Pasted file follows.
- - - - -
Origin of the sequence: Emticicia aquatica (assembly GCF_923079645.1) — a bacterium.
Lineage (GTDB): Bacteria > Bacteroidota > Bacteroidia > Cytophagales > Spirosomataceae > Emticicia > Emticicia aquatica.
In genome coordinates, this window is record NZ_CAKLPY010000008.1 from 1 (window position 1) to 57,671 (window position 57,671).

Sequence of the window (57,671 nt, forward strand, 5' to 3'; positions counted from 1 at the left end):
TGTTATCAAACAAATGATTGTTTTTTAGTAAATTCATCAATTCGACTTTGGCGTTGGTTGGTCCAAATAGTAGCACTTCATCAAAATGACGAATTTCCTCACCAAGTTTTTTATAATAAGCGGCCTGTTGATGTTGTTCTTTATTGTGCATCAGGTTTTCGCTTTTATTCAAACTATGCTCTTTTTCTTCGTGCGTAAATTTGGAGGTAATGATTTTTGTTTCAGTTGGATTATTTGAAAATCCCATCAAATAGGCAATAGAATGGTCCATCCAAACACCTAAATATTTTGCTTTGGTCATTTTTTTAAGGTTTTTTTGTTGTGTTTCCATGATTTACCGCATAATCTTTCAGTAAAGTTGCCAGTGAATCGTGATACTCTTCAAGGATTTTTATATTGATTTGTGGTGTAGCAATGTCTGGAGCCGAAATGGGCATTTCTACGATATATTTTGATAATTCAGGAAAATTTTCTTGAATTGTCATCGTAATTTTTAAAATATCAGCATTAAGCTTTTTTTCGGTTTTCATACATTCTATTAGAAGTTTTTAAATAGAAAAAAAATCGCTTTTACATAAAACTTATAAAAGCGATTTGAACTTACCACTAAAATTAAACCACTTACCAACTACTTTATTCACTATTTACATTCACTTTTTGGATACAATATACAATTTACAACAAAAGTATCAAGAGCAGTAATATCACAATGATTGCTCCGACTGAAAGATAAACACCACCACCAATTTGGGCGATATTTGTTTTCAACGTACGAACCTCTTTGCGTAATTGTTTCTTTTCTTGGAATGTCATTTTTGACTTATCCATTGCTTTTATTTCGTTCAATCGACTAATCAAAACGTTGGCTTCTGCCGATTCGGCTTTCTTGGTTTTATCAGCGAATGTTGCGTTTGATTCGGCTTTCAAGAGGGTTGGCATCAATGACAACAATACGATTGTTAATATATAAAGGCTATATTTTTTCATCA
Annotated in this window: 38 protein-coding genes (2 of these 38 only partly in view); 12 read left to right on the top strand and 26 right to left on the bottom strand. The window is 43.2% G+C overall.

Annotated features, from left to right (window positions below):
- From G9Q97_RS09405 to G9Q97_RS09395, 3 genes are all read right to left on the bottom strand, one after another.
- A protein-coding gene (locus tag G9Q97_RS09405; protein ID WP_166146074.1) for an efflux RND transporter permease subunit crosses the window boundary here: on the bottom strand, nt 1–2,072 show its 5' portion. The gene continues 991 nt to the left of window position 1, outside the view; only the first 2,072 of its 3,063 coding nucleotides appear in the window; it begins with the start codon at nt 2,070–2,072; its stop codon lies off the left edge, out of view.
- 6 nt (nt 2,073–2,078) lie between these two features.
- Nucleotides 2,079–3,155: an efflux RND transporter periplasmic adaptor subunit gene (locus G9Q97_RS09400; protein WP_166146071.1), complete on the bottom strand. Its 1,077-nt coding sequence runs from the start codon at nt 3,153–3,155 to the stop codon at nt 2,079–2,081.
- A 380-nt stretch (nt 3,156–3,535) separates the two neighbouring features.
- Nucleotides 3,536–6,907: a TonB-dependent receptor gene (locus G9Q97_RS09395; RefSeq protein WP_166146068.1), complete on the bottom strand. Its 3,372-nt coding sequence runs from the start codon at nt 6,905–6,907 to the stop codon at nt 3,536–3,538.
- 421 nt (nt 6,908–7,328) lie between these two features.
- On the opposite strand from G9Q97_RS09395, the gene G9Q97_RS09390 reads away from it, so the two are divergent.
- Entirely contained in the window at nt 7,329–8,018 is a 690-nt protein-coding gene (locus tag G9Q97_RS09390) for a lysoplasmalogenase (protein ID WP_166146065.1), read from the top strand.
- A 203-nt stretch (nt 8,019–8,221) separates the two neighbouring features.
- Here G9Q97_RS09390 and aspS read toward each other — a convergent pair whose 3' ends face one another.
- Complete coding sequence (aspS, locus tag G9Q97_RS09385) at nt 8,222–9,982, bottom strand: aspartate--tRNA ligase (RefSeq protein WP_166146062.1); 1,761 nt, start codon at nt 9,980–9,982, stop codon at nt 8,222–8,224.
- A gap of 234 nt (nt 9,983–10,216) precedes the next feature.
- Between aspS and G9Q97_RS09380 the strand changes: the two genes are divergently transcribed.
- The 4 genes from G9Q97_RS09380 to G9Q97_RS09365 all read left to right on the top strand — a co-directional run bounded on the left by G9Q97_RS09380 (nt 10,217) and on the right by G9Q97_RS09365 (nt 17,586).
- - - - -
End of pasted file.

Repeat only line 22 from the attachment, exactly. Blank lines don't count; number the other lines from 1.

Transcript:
- The 4 genes from G9Q97_RS09380 to G9Q97_RS09365 all read left to right on the top strand — a co-directional run bounded on the left by G9Q97_RS09380 (nt 10,217) and on the right by G9Q97_RS09365 (nt 17,586).